REFERENCES

  1. Johnson LW, Sehon JK, Lee WC, Zibari GB, McDonald JC. Mirizzi’s syndrome: experience from a multi-institutional review. Am Surg. 2001 Jan;67(1):11-4. PubMed PMID: 11206888.
  2. Hazzan D, Golijanin D, Reissman P, Adler SN, Shiloni E. Combined endoscopic and surgical management of Mirizzi syndrome.Surg Endosc. 1999 Jun;13(6):618-20. Review. PubMed PMID: 10347304.
  3. Pemberton M, Wells AD. The Mirizzi syndrome. Postgrad Med J. 1997 Aug;73(862):487-90. Review. PubMed PMID: 9307740; PubMed Central PMCID: PMC2431374.
  4. Brown KM, Geller DA. Proximal biliary tumors. Surg Clin North Am. 2014 Apr;94(2):311-23. doi: 10.1016/j.suc.2013.12.003. Epub 2014 Feb 4. Review. PubMed PMID: 24679423.
  5. Fernandez-del Castillo C, Jimenez R. Epidemiology and nonfamilial risk factors for exocrine pancreatic cancer. [revised 2017 March]. [Internet]. 2017 March. Available from: https://www.uptodate.com/contents/epidemiology-and-nonfamilial-risk-factors-for-exocrine-pancreatic-cancer?source=search_result&search=pancreatic%20cancer&selectedTitle=6~150.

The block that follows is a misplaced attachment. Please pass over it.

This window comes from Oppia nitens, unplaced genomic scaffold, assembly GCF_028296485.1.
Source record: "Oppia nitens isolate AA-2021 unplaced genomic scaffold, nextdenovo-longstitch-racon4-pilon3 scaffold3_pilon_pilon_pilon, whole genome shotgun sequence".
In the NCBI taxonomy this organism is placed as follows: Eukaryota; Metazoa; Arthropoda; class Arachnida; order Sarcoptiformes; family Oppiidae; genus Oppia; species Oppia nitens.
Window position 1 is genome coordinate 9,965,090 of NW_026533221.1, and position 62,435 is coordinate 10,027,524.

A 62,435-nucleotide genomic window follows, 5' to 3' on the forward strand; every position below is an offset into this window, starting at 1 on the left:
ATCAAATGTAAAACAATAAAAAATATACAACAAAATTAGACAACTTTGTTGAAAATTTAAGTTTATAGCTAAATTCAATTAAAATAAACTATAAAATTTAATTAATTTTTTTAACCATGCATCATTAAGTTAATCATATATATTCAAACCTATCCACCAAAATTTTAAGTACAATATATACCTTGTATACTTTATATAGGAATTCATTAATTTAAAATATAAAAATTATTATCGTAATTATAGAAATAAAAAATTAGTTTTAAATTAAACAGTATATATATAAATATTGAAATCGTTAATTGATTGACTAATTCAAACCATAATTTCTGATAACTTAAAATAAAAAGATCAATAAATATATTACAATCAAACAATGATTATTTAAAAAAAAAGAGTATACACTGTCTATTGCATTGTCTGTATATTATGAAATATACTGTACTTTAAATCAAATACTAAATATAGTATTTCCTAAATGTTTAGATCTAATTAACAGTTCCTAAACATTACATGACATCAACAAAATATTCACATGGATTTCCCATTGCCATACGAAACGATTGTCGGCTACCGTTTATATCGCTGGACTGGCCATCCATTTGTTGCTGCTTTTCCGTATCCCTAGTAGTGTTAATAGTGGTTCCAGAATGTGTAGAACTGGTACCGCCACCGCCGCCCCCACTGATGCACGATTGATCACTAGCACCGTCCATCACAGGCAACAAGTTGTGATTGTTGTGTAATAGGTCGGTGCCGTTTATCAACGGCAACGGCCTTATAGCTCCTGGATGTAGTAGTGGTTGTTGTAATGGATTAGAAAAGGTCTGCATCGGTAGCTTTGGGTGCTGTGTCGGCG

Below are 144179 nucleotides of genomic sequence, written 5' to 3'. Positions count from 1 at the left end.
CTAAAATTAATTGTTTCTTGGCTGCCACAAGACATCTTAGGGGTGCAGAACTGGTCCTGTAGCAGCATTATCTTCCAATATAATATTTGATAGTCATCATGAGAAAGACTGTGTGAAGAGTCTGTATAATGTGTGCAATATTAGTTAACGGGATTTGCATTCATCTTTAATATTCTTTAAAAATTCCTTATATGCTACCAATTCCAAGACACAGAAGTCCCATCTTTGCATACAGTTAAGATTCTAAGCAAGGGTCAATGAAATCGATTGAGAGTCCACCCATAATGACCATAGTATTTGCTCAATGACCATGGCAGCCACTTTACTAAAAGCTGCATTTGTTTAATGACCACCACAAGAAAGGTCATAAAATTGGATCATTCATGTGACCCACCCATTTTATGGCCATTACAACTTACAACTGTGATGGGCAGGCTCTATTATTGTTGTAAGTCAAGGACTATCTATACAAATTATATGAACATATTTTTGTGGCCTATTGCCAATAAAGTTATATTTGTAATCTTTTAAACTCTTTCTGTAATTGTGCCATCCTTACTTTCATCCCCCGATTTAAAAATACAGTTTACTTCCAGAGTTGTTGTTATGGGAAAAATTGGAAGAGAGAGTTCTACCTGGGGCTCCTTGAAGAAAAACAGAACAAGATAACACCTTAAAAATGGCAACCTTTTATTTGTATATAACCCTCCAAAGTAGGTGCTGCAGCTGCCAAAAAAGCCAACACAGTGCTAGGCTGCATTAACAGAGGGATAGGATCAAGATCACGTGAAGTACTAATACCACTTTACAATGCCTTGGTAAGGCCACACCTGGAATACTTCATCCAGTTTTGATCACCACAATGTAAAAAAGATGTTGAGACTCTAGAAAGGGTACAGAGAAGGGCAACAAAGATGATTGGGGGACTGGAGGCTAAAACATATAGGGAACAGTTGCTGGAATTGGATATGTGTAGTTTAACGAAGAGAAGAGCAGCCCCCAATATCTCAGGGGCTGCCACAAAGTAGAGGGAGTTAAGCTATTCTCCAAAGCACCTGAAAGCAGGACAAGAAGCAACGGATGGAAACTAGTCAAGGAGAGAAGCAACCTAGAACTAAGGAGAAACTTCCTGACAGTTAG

6. Camara SN, Yin T, Yang M, Li X, Gong Q, Zhou J, Zhao G, Yang ZY, Aroun T, Kuete M, Ramdany S, Camara AK, Diallo AT, Feng Z, Ning X, Xiong JX, Tao J, Qin Q, Zhou W, Cui J, Huang M, Guo Y, Gou SM, Wang B, Liu T, Olivier OE, Conde T, Cisse M, Magassouba AS, Ballah S, Keita NL, Souare IS, Toure A, Traore S, Balde AK, Keita N, Camara ND, Emmanuel D, Wu HS, Wang CY. High risk factors of pancreatic carcinoma. J Huazhong Univ Sci Technolog Med Sci. 2016 Jun;36(3):295-304. doi: 10.1007/s11596-016-1583-x. Epub 2016 Jul 5. Review. PubMed PMID: 27376795.

ABOUT THE AUTHORS

Dr. Effron is the assistant professor of emergency medicine at Case Western Reserve University and attending physician in the department of emergency medicine at the MetroHealth Medical Center, in Cleveland, Ohio.